When I read The Rosie Project, I had heard a lot about it. It’s one of those books which will grip you from the very beginning until the end. I loved Don very much. But I was unaware of his state of mind. I sat down with the very busy Mr Simsion and spoke to him about Mental Health…
Q. For those who have yet to read your book, could you please tell my blog readers a little bit about it and the aspect of Mental Health which is involved.
A. It’s a romantic comedy (hopefully an intelligent one) about a genetics professor’s search for a life partner. Don Tillman is a man so socially awkward and “odd” that he’s never had a second date. The character was inspired by people I met studying and working in physics and information technology. Though I didn’t study Asperger’s syndrome, I’ve been assured by experts in the field that “Don Tillman has Asperger’s” – which in today’s terms means he’s on the autism spectrum.
It’s a moot point whether Don’s autism qualifies as a mental health problem. Although the psychiatric manual DSMV lists autism as a disorder (in the previous version, Asperger’s syndrome was treated separately), it requires that “Symptoms cause clinically significant impairment in social, occupational, or other important areas of current functioning”. Until Don decides he wants to get married, he’s happy enough as he is, and I’ve chosen to portray him as a member of a minority – a man ‘wired a bit differently’ rather than someone with an illness. I believe this is how Don sees himself, and would want others to see him. One of the underlying themes of the book is how we deal with difference. There are a few references to unhelpful attempts to medicalise his condition.
Q. What does Mental Health mean to you?
A. For me, personally, it means the ability to “be myself”, for my mind to operate to full capacity without impediment. I’m aware that sounds rather vague, but it’s analogous to physical health – I want full use of my body without the restriction of illness and injury.
Q. In terms of including MH into a Fictional world, how did you find the process?
A. Not difficult, because I was not writing consciously about MH, but about a character who I perceived as different but OK.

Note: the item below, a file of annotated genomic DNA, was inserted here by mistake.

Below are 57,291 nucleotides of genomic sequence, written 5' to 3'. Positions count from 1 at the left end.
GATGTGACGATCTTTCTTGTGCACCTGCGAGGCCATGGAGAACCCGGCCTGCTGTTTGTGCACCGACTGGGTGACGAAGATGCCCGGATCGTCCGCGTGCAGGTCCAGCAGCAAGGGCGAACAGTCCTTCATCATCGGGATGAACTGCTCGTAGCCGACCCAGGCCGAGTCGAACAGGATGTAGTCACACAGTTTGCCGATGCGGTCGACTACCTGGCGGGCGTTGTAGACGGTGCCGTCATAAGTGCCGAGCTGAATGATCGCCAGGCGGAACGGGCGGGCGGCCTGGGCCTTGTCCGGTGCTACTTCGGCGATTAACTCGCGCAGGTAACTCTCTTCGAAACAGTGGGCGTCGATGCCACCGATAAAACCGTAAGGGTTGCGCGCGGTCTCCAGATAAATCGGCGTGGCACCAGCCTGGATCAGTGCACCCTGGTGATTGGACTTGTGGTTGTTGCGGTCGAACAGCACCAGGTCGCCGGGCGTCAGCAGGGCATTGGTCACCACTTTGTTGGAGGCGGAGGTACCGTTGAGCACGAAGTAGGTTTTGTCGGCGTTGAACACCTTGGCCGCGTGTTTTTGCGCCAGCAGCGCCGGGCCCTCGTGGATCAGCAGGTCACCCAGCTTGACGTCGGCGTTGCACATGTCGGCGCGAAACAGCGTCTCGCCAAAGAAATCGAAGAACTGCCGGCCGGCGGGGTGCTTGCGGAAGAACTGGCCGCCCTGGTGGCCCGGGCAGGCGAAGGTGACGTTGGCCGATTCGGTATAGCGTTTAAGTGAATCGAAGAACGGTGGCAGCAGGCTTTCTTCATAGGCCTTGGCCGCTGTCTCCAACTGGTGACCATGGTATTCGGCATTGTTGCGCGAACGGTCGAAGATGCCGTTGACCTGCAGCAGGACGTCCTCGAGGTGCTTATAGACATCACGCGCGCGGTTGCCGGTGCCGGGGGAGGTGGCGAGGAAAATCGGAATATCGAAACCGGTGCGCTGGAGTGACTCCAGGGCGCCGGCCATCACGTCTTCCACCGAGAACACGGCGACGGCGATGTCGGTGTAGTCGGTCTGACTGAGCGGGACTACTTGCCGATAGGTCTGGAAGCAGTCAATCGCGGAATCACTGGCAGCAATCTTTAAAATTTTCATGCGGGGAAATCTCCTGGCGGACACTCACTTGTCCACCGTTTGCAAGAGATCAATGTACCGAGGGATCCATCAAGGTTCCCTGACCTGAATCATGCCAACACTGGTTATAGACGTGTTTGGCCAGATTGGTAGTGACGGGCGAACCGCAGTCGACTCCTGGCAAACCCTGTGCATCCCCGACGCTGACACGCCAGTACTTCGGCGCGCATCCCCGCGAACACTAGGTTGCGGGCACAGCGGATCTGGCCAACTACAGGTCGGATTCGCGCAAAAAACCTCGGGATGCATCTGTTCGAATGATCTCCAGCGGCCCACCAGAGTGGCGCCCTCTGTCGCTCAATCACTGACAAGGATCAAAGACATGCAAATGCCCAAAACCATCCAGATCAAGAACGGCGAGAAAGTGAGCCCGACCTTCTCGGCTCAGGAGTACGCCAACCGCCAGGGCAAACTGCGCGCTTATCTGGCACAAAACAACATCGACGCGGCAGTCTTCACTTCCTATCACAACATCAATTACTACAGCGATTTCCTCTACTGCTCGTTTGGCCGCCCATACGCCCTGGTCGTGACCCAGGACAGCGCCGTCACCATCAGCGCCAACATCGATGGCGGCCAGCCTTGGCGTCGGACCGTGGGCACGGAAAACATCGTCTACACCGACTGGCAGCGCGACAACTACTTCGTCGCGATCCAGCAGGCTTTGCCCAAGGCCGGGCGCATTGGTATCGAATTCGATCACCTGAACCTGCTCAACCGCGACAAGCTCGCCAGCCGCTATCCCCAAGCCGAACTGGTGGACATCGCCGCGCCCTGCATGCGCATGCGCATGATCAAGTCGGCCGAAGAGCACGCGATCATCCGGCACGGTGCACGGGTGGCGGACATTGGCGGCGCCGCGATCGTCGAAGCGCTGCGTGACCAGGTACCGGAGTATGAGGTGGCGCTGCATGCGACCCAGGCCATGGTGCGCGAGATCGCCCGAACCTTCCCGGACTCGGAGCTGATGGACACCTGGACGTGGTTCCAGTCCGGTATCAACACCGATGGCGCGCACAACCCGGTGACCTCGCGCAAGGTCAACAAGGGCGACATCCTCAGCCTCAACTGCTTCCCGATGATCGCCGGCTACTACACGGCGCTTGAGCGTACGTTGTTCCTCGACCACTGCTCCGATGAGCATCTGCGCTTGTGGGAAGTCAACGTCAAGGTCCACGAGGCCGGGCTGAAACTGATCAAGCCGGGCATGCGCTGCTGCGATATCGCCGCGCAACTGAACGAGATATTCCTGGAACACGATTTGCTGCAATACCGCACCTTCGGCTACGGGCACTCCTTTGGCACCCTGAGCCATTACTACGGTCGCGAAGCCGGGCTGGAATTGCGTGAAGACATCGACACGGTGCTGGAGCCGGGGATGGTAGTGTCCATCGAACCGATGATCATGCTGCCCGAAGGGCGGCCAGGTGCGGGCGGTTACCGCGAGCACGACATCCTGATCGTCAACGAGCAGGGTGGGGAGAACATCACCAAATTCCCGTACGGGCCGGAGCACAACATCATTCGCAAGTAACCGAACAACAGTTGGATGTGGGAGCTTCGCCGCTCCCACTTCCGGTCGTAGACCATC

But I did have to look at the issue of comedy: are we laughing at illness or disability? It’s a very tricky question: everyone has limitations, strengths and weaknesses, and they are the stuff of drama and comedy. Where do we draw the line? In this case it wasn’t so hard: what we laugh at is Don’s unexpected behaviour and his view of the world – neither of which is ‘wrong’ – just different. I love and respect Don – I’m on his side and believe he has something valuable to offer.
Q. Why did you chose to involve MH and did your writing process change?
A. I’m interested in writing about unusual people, sympathetically. My main concern in writing was to get the reader to inhabit Don’s world, to see it from his perspective. So I chose first person, and worked hard on Don’s voice.
Q. Which books about MH have you read?
A. Lots – but nothing on autism / Asperger’s until after the Don character was fully-formed. My partner is a psychiatrist and we talk MH all the time.
Q. And finally, if one of my blog readers is a sufferer of MH, what would your advice be to them?
A. I’d probably quote the serenity prayer. All of us have strengths and weaknesses and few of us have bodies and minds in perfect condition. Some of it’s genetics, some upbringing, some environment. The best we can do is understand our capacity and limitations and build the best life we can within those.